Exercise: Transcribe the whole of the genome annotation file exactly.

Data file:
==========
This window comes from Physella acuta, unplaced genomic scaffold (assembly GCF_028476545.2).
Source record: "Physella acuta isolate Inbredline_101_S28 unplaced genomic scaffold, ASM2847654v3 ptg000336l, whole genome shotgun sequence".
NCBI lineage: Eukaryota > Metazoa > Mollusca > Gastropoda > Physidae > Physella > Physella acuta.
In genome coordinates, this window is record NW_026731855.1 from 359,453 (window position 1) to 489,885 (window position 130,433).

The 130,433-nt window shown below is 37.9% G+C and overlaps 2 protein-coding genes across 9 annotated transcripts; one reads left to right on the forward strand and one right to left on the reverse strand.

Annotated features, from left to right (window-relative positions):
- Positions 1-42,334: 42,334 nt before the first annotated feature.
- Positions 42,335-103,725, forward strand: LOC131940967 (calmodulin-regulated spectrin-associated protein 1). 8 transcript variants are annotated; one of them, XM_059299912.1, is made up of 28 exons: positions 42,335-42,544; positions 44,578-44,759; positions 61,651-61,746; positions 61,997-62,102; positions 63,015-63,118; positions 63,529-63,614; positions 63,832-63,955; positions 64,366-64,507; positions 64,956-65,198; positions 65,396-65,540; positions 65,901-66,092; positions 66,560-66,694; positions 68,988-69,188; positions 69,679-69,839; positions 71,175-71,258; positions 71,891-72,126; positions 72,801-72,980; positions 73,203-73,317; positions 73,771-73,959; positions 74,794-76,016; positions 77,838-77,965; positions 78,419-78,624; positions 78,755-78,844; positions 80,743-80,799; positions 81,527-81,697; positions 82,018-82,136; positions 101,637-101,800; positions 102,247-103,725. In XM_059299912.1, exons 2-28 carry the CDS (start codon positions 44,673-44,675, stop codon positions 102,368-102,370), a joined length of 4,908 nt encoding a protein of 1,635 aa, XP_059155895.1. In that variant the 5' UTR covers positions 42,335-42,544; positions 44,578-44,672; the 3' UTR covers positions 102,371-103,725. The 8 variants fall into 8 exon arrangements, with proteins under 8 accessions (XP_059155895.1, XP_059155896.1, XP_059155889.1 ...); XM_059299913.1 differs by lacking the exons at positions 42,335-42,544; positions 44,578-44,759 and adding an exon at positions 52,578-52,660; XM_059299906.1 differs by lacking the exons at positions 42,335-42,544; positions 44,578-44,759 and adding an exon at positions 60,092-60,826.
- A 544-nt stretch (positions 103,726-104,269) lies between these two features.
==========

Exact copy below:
This window comes from Physella acuta, unplaced genomic scaffold (assembly GCF_028476545.2).
Source record: "Physella acuta isolate Inbredline_101_S28 unplaced genomic scaffold, ASM2847654v3 ptg000336l, whole genome shotgun sequence".
NCBI lineage: Eukaryota > Metazoa > Mollusca > Gastropoda > Physidae > Physella > Physella acuta.
In genome coordinates, this window is record NW_026731855.1 from 359,453 (window position 1) to 489,885 (window position 130,433).

The 130,433-nt window shown below is 37.9% G+C and overlaps 2 protein-coding genes across 9 annotated transcripts; one reads left to right on the forward strand and one right to left on the reverse strand.

Annotated features, from left to right (window-relative positions):
- Positions 1-42,334: 42,334 nt before the first annotated feature.
- Positions 42,335-103,725, forward strand: LOC131940967 (calmodulin-regulated spectrin-associated protein 1). 8 transcript variants are annotated; one of them, XM_059299912.1, is made up of 28 exons: positions 42,335-42,544; positions 44,578-44,759; positions 61,651-61,746; positions 61,997-62,102; positions 63,015-63,118; positions 63,529-63,614; positions 63,832-63,955; positions 64,366-64,507; positions 64,956-65,198; positions 65,396-65,540; positions 65,901-66,092; positions 66,560-66,694; positions 68,988-69,188; positions 69,679-69,839; positions 71,175-71,258; positions 71,891-72,126; positions 72,801-72,980; positions 73,203-73,317; positions 73,771-73,959; positions 74,794-76,016; positions 77,838-77,965; positions 78,419-78,624; positions 78,755-78,844; positions 80,743-80,799; positions 81,527-81,697; positions 82,018-82,136; positions 101,637-101,800; positions 102,247-103,725. In XM_059299912.1, exons 2-28 carry the CDS (start codon positions 44,673-44,675, stop codon positions 102,368-102,370), a joined length of 4,908 nt encoding a protein of 1,635 aa, XP_059155895.1. In that variant the 5' UTR covers positions 42,335-42,544; positions 44,578-44,672; the 3' UTR covers positions 102,371-103,725. The 8 variants fall into 8 exon arrangements, with proteins under 8 accessions (XP_059155895.1, XP_059155896.1, XP_059155889.1 ...); XM_059299913.1 differs by lacking the exons at positions 42,335-42,544; positions 44,578-44,759 and adding an exon at positions 52,578-52,660; XM_059299906.1 differs by lacking the exons at positions 42,335-42,544; positions 44,578-44,759 and adding an exon at positions 60,092-60,826.
- A 544-nt stretch (positions 103,726-104,269) lies between these two features.